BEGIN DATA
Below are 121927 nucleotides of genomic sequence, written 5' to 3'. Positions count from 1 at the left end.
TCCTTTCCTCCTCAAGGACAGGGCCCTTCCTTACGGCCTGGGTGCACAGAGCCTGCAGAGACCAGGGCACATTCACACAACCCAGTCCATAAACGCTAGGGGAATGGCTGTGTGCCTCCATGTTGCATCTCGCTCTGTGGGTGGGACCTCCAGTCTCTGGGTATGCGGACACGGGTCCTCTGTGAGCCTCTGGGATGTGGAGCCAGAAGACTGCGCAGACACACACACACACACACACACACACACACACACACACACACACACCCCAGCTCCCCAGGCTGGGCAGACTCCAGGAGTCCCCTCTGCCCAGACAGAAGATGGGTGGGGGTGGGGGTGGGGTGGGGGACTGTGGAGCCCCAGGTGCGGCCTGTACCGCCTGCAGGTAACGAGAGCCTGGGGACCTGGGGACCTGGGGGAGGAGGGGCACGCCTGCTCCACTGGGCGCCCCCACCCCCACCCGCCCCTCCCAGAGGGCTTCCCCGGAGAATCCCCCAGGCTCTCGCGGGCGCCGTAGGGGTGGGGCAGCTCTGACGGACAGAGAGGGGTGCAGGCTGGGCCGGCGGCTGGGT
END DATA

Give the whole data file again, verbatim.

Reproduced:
Below are 121927 nucleotides of genomic sequence, written 5' to 3'. Positions count from 1 at the left end.
TCCTTTCCTCCTCAAGGACAGGGCCCTTCCTTACGGCCTGGGTGCACAGAGCCTGCAGAGACCAGGGCACATTCACACAACCCAGTCCATAAACGCTAGGGGAATGGCTGTGTGCCTCCATGTTGCATCTCGCTCTGTGGGTGGGACCTCCAGTCTCTGGGTATGCGGACACGGGTCCTCTGTGAGCCTCTGGGATGTGGAGCCAGAAGACTGCGCAGACACACACACACACACACACACACACACACACACACACACACACACCCCAGCTCCCCAGGCTGGGCAGACTCCAGGAGTCCCCTCTGCCCAGACAGAAGATGGGTGGGGGTGGGGGTGGGGTGGGGGACTGTGGAGCCCCAGGTGCGGCCTGTACCGCCTGCAGGTAACGAGAGCCTGGGGACCTGGGGACCTGGGGGAGGAGGGGCACGCCTGCTCCACTGGGCGCCCCCACCCCCACCCGCCCCTCCCAGAGGGCTTCCCCGGAGAATCCCCCAGGCTCTCGCGGGCGCCGTAGGGGTGGGGCAGCTCTGACGGACAGAGAGGGGTGCAGGCTGGGCCGGCGGCTGGGT